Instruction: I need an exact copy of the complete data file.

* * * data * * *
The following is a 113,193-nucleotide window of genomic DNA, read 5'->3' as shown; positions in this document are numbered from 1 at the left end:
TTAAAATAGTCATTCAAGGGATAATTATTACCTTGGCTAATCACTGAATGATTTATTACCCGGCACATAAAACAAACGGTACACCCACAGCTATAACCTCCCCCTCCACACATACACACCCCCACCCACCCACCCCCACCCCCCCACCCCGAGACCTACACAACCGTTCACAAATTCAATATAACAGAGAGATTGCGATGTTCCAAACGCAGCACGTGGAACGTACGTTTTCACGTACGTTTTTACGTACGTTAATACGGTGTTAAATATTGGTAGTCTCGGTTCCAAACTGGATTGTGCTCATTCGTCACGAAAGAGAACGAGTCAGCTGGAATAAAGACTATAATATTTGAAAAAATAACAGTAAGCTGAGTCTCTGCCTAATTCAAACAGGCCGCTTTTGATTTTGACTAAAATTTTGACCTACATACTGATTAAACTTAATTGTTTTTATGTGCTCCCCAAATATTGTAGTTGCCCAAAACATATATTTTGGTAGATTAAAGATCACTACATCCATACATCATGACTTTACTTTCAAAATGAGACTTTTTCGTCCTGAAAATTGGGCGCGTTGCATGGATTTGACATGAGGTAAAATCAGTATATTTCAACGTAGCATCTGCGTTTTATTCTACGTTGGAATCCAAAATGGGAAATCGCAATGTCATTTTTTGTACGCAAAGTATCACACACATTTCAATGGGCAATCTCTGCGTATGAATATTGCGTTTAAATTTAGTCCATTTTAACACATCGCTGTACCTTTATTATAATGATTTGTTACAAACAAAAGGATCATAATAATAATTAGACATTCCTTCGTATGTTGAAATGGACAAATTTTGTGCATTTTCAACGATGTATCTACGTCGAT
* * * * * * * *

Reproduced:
The following is a 113,193-nucleotide window of genomic DNA, read 5'->3' as shown; positions in this document are numbered from 1 at the left end:
TTAAAATAGTCATTCAAGGGATAATTATTACCTTGGCTAATCACTGAATGATTTATTACCCGGCACATAAAACAAACGGTACACCCACAGCTATAACCTCCCCCTCCACACATACACACCCCCACCCACCCACCCCCACCCCCCCACCCCGAGACCTACACAACCGTTCACAAATTCAATATAACAGAGAGATTGCGATGTTCCAAACGCAGCACGTGGAACGTACGTTTTCACGTACGTTTTTACGTACGTTAATACGGTGTTAAATATTGGTAGTCTCGGTTCCAAACTGGATTGTGCTCATTCGTCACGAAAGAGAACGAGTCAGCTGGAATAAAGACTATAATATTTGAAAAAATAACAGTAAGCTGAGTCTCTGCCTAATTCAAACAGGCCGCTTTTGATTTTGACTAAAATTTTGACCTACATACTGATTAAACTTAATTGTTTTTATGTGCTCCCCAAATATTGTAGTTGCCCAAAACATATATTTTGGTAGATTAAAGATCACTACATCCATACATCATGACTTTACTTTCAAAATGAGACTTTTTCGTCCTGAAAATTGGGCGCGTTGCATGGATTTGACATGAGGTAAAATCAGTATATTTCAACGTAGCATCTGCGTTTTATTCTACGTTGGAATCCAAAATGGGAAATCGCAATGTCATTTTTTGTACGCAAAGTATCACACACATTTCAATGGGCAATCTCTGCGTATGAATATTGCGTTTAAATTTAGTCCATTTTAACACATCGCTGTACCTTTATTATAATGATTTGTTACAAACAAAAGGATCATAATAATAATTAGACATTCCTTCGTATGTTGAAATGGACAAATTTTGTGCATTTTCAACGATGTATCTACGTCGAT